logo

Office of Pre-Primary Education and Childcare

 

Follow us on FacebookFollow us on Twitteryoutube

Member Login

Members' articles, research, analysis and advice

 

Creating an early childhood curriculum pathway for sustaining indigenous Fijian cultural knowledges

NZ Int Reseach ECE journal pic

Full reference
Tiko, L. (2017). Creating an early childhood curriculum pathway for sustaining indigenous Fijian cultural knowledges. NZ International Research in Early Childhood Education Journal, 20(1), 17-33. Retrieved from www.childforum.com/research/nz-international-early-childhood-education-journal-2017.html

PDF copies of this article are available for personal use click here to go to the Store page

 

Original Research Paper
© ChildForum 

Creating an early childhood curriculum pathway for sustaining indigenous Fijian cultural knowledges

Lavinia Tiko
The University of the South Pacific, Fiji

Abstract

The rising multicultural nature of Fiji’s population calls for practices of equality and diversity in terms of early childhood education curriculum. Research suggests that children achieve better outcomes when their diverse strengths, abilities, interests and cultural practices are understood and supported (Derman-Sparks & Ramsey, 2011; Edwards, 2009; Fleer, 2010; Sims, 2011a). Valuing and respecting equality and diversity is vital for children to develop a strong sense of identity. This is also explicated in curriculum frameworks such as the Australia’s Early Years Learning Framework, Belonging, Being and Becoming (Department of Education, Employment and Workplace Relations [DEEWR], 2009) and in Te Whāriki (Ministry of Education, 1996), the national New Zealand Early Childhood Curriculum. 

In this research, the experiences and ideas of the research participants were presented through their own words. They described their childhood experiences in homes, villages and in educational settings, and describe how Indigenous Fijian children today are experiencing very different childhoods compared to the past. Early childhood education and primary education were seen as major contributors and transmitters of Western knowledges to Indigenous Fijian people and the research participants perceived young children to be the most affected by these knowledges. There were some key elements of Indigenous Fijian cultural knowledges and epistemologies that participants agreed need to be preserved and maintained, although there were some areas of disagreement. This paper calls on the need for Indigenous Fijian cultural knowledge to be embedded into the Fijian early childhood education curriculum as a form of recognising and valuing equality and diversity of the Indigenous Fijian people.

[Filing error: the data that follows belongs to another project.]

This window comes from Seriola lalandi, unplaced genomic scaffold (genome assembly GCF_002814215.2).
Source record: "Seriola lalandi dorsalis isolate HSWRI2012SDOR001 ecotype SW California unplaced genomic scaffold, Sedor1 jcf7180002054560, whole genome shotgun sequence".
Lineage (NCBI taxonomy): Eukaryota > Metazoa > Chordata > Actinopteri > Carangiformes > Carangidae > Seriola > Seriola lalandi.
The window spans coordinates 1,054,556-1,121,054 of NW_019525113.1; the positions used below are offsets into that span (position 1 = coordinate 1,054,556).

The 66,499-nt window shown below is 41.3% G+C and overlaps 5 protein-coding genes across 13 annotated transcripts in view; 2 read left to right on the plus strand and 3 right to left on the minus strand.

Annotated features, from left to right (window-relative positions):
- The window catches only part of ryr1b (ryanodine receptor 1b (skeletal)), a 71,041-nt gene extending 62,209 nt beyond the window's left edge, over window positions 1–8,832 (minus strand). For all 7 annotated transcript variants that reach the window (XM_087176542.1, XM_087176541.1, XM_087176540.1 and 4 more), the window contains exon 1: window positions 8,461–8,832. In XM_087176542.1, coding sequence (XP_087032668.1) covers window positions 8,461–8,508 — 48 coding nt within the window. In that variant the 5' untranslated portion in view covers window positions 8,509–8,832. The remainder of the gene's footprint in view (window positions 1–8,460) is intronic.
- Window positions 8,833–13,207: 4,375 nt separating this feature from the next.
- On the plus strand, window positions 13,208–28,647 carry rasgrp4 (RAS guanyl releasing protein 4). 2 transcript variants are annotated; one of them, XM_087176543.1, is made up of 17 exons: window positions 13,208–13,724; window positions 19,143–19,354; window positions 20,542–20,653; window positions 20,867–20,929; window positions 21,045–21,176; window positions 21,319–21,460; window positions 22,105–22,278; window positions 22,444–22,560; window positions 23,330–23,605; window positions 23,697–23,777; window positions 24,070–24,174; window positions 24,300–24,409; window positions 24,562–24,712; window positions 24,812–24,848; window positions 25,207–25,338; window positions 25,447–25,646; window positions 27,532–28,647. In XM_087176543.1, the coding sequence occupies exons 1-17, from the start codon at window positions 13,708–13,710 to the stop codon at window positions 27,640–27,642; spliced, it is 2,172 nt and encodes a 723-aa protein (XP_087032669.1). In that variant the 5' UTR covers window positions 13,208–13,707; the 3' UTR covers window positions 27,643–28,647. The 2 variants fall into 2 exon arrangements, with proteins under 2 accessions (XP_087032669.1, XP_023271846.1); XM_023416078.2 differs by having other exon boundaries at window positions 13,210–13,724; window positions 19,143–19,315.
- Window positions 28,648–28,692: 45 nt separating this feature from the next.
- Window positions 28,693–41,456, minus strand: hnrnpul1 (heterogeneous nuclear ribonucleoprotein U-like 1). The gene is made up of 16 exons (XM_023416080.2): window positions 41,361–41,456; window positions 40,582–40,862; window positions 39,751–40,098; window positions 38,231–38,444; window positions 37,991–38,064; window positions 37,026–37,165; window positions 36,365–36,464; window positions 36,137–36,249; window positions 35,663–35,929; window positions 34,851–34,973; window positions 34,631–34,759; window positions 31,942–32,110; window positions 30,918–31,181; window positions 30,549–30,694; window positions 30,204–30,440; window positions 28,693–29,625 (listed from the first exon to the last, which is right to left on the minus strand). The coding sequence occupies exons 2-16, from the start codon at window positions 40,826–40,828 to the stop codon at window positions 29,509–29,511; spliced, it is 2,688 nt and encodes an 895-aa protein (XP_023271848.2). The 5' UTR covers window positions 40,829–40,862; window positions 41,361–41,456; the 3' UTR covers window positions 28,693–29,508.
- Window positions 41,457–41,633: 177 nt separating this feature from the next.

Key words: Equality; diversity; social justice; culture.

 



To keep reading, login with your member's username and password

Here’s how our membership plans work

  • Individual Members can view all the individual member-only articles and our library of Research Journals.
  • Full Early Childhood Service Members (staff and managers) can view everything including individual member articles, ECE research journals, and management and business (Go to the Join Us page for more details) 
  • Research Library subscribers have access only to our online library of Research Journals (this includes all past and current journal issues).

If you are not yet a member you are welcome to apply now - it takes only a few minutes to apply Smile Go to the JOIN US page 

Free E-Newsletter

Receive the free Early Childhood Alert.

captcha 

We hate spam as much as you, we will not sell your contact details to anyone.

You can unsubscribe at any time.

Read our Privacy Policy here.

Don’t miss out any longer, click the button below to join ChildForum

Join Us!

child-with-binoculars-small

 

Subscribe now for information you can trust, expert advice and research, as well as access to quality resources

We are confident you will be delighted to discover and experience the benefits of membership - so join now and make this message for non-members disappear from your screen. 

Membership Options

Individual
Member

Who is this for?
Any person who has an interest in early childhood education and care or who works directly with children.

$98.00 12 months from the date of joining
$60.00 6 months student-only

The membership belongs to you, and you only. Enjoy your own personal username and password.

ECE Service Organisation
Member

Who is this for?
Centres, home-based, hospital-based, playgroups ... established or newly licensed. Gives access to professional & research materials enjoyed by individual members PLUS service operation and management area. 

$198.00 12 months for a standalone licensed service
Special rates for organisations with more than 1 licence

The membership belongs to your whole organisation, team members and managers.

Library NZ-International Research
in ECE Journal Subscriber

Who is this for?
Universities, Polytechnics and organisations wishing to have online access to the NZ-Int Research in ECE journal (includes all past and current issues) 

$125.00 annual subscription, renewable in November each year

A username and password for your library users linked to your IP address.